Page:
This book is about people and the processes needed to facilitate sharing of knowledge in order to achieve sustainable developmental change. It underlines that development communication is based on dialogue, which is necessary to promote people’s participation. It follows a two-way model and increasingly makes use of many-to-may forms of communication to facilitate the understanding of people’s perceptions, priorities and knowledge with its use of a number of tools, techniques, media and methods. It aims to give voice to those most affected by the development issue(s) at stake, allowing them to participate directly in defining and implementing solutions. Based on the assumption that authentic participation directly addresses power and its distribution in society, which often decreases the advantage of certain elite groups, the authors argue that structural and sustainable change necessitates the redistribution of power.
This book represents a significant international effort to support the creation and mobilization of practical, authentic knowledge for social change. The guiding principle behind SAS2 (Social Analysis Systems, www.sas2.net) is that group dialogue and social inquiry are crucial for local and global development. Social issues must be addressed socially and in a multistakeholder mode, not by private interests and experts alone, and the insights that emerge fully integrated into processes of knowledge production, planning, and decision-making.
Part 1 outlines the concepts and skillful means needed to support multistakeholder dialogue. It also provides detailed instructions on how to integrate and ground collaborative inquiry in the projects, plans, evaluations and activities of multiple stakeholders. Part 2 presents a selection of techniques for collaborative inquiry and examples of real-life applications in South Asia and Latin America. The examples focus on a range of issues including land tenure, local economic development, agriculture, forestry, fisheries, and organizational development.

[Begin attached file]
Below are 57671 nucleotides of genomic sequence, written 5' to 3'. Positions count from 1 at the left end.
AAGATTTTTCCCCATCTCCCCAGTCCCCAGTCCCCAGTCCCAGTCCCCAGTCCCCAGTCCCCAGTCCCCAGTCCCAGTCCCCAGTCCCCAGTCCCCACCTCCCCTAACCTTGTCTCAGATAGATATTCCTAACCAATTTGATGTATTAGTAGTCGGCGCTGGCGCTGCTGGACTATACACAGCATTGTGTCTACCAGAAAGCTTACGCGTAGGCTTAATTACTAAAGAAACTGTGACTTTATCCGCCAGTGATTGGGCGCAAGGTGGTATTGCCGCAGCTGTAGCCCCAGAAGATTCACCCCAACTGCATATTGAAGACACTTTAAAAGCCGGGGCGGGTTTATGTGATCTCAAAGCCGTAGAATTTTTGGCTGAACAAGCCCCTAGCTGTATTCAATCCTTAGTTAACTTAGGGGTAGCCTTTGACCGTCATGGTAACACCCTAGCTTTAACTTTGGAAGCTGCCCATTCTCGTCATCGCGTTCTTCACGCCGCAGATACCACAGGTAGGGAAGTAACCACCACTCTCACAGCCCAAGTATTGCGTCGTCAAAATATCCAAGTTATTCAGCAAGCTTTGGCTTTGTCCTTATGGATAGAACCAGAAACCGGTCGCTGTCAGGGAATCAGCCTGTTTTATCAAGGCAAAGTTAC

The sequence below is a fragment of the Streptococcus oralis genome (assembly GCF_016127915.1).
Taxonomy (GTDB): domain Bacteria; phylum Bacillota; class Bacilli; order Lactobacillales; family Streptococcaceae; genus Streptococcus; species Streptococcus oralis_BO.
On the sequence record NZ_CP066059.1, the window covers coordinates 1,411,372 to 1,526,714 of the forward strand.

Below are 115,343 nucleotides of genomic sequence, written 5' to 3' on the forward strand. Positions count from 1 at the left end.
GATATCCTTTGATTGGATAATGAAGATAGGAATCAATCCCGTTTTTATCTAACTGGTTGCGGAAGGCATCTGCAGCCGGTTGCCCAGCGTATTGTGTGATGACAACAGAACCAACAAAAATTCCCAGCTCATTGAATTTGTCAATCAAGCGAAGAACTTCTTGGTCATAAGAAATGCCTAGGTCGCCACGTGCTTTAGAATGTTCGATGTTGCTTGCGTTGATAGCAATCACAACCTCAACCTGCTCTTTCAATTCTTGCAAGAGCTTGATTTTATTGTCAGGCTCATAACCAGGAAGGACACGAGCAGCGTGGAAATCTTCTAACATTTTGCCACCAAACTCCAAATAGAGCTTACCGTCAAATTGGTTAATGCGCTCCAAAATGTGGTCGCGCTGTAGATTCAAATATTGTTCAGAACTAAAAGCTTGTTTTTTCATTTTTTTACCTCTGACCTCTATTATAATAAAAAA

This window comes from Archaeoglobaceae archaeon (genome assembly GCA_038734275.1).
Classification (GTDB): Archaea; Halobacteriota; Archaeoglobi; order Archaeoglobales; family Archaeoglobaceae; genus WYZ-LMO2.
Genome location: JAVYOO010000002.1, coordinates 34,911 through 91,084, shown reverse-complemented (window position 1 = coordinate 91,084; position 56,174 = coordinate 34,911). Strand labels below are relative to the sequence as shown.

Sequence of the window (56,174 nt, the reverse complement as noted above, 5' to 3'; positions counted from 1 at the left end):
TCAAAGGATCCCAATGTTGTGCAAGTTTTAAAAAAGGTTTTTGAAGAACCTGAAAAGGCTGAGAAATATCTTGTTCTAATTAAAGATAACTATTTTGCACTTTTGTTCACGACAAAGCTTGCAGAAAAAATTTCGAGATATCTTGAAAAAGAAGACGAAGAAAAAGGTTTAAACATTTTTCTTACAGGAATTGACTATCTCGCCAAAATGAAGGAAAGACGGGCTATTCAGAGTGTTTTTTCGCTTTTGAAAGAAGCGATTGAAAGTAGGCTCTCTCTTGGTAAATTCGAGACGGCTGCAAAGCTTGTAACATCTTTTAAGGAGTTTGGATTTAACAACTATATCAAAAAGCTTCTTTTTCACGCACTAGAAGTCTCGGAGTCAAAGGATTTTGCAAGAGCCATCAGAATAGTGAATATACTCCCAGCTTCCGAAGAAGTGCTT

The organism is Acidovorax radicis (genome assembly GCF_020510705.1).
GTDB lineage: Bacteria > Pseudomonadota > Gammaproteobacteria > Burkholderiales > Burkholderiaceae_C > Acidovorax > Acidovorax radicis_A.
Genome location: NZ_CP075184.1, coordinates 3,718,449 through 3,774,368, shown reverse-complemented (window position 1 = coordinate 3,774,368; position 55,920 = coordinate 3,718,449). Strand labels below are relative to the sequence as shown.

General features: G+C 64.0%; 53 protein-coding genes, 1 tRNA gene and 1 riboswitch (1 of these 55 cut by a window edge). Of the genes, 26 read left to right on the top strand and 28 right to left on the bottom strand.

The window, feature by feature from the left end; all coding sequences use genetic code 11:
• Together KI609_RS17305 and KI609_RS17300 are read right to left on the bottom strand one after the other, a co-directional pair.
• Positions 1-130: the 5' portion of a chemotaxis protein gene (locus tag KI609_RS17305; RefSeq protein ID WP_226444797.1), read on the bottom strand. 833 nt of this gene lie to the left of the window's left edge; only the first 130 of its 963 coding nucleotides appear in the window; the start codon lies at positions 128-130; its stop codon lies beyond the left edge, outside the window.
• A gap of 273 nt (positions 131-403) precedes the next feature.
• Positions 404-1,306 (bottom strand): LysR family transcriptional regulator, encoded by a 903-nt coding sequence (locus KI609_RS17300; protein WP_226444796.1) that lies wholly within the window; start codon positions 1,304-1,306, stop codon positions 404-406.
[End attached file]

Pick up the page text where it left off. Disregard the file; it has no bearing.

This book will be of use to researchers, facilitators and activists working with people to solve problems and support inclusive inquiry and decision-making. It will also be useful to scholars and academics studying and teaching participatory action research in the Social Sciences.
Facilitators are being called upon to work in international and cross-cultural arenas more than ever before to help groups identify and achieve their goals and resolve differences in areas including governance, education, health and community development. This book provides a practical approach for facilitators needing to enhance their skills when working with people from a diverse range of backgrounds. Using a step-by-step approach, it takes the facilitator through ideas, processes, models and frameworks that are designed to assist with the preparation, facilitation and evaluation of workshops. Based on research and facilitator experiences, it advises how to adapt learning materials to suit specific situations and offers techniques to deal with conflict.
This book aims to critically examine how monitoring can be an effective tool in participatory resource management. It draws on the first-hand experiences of researchers and development professionals in eleven countries in Africa, Asia, and South America. Collective monitoring shifts the emphasis of development and conservation professionals from externally defined programs to a locally relevant process. It focuses on community participation in the selection of the indicators to be monitored as well as community participation in the learning and application of knowledge from the data that is collected. As with other aspects of collaborative management, collaborative monitoring emphasizes building local capacity so that communities can gradually assume full responsibility for the management of their resources. The cases in Negotiated Learning highlight best practices, but stress that collaborative monitoring is a relatively new area of theory and practice. The cases focus on four themes: the challenge of data-driven monitoring in forest systems that supply multiple products and serve diverse functions and stakeholders; the importance of building upon existing dialogue and learning systems; the need to better understand social and political differences among local users and other stakeholders; and the need to ensure the continuing adaptiveness of monitoring systems.
This handbook aims to offer a comprehensive overview of the use of dialogue processes to address societal challenges in an inclusive democratic way that engages a broad range of actors in bringing about positive change. It is addressed to people engaged in dialogue work and is thoroughly grounded in the experience of dialogue practitioners from around the world. It provides a conceptual framework that speaks to critical questions: “Why dialogue?”, “What is dialogue?” and “How does dialogue contribute to positive change?”, and guides the reader through putting these concepts into practice offering practical guidance and concrete examples for each step. Three fully developed case studies show different approaches in three different regions: Latin America, Africa and Asia. Also available in Spanish, French and Arabic.